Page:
Boris Johnson became prime minister of the United Kingdom in July 2019. Since then, he has launched four separate initiatives aimed at ‘saving’ the Union from the threat of Scottish nationalism. The most recent of these, announced on Nov. 18., is intended to “boost the social and cultural case” for Britain following a “series of missteps” by the Conservative leader, according to the Financial Times.
On Nov 17., Johnson reportedly told a group of Tory MPs that the transfer of partial legislative powers to Scotland from London in 1999 had been a “disaster north of the border.” His remark was clearly not meant for a Scottish audience: two decades after its creation, the Scottish Parliament remains hugely popular with Scottish voters. Opposition to devolution, on the other hand, is a fringe pursuit.
Boris Johnson hailed “the dawn of a new era” and Nigel Farage congratulated himself for having “transformed the landscape of our country.”
But at 11pm on Friday, 31 January, as Britain finally and officially exited the EU, the mood among the 1500 or so people who had gathered outside Holyrood to mark the passing of their European citizenship was funereal rather than festive, the rhetoric sombre rather than celebratory.
Malachi O’Doherty remembers where he was the night the guns came out in Belfast.
“I had turned the corner on to the Falls when I heard the first string of blurts from a machine gun,” he writes in his timely and absorbing new book, Fifty Years On: The Troubles And The Struggle For Change In Northern Ireland.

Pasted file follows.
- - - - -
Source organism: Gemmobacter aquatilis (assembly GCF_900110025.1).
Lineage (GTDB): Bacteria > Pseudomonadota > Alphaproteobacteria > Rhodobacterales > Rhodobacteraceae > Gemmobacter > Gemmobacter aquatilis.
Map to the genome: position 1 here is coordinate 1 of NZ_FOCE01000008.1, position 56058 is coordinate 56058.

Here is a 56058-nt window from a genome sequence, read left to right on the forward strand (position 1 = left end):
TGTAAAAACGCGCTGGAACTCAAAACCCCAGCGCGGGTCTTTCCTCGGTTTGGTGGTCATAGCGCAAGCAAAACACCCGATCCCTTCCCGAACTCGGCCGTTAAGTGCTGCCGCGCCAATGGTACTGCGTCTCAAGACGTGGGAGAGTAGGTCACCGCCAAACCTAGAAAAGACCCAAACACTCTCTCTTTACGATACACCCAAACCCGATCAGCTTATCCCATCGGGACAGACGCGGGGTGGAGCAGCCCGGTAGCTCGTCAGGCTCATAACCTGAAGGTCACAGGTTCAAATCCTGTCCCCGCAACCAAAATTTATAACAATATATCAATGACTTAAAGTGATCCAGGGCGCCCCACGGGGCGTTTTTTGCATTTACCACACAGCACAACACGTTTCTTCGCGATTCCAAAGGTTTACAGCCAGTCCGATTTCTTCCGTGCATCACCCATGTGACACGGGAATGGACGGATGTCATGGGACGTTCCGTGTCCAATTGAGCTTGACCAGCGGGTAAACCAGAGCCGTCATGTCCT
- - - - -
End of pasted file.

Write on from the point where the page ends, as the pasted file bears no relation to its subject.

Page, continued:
At the start of June, when he was still in the running to replace Theresa May as prime minister of the UK and leader of the Conservative Party, Tory politician Michael Gove raised a nightmarish spectre for the British right.
At all costs, Britain must avoid falling into the grip of a “Jeremy Corbyn government propped up by Nicola Sturgeon and the [Scottish nationalists],” he warned. “That would mean Brexit was lost, the future of our Union at risk, and the levers of power handed to a Marxist.”
An early Autumn morning in Edinburgh, some time in the mid-1990s. Two men are walking together through the Meadows. The sun has cast a dull light across the tree-lined paths. They turn up Middle Meadow Walk, passing Edinburgh University’s George Square campus on one side and the crumbling old Royal Infirmary building on the other. As they approach the junction at Teviot Place, their conversation intensifies. They no longer notice the students, the coffee-sellers or the cyclists. They are speaking, in fluent Italian, about Marxist philosopher Antonio Gramsci. One of the men, dressed in a distinctive tweed hat and cardigan, is Hamish Henderson, the celebrated Scots poet and folklorist. The other, less stylishly attired in a plain shirt and suit jacket, is Tom Nairn, the most influential Scottish political thinker of his generation.
You can see them, can’t you? Two silhouettes in the sunlight. Henderson died in 2002, aged 82, an icon of Scotland’s cultural left. But Nairn is still very much with us, and although, at 84, the years are beginning to pile up on him, he remains as perceptive and self-deprecating as ever.
For as long as I’ve been aware of books, I’ve been aware of Tom Nairn’s The Break-Up of Britain. When I was growing up, there were at least two copies – separate editions: the original from 1977 and a later volume from 1981 with a postscript on Thatcherism – lodged on my dad’s bookshelves. It was the later volume, with its distinctive black and yellow jacket design, that first caught my attention.
As I got older and began to delve into them, I was quietly thrilled to find my dad’s name – Stephen Maxwell – among those cited by Nairn, alongside Gordon Brown and Hamish Henderson, in the acknowledgements. But it wasn’t until my late teens that I really began to engage with – or properly comprehend – their contents.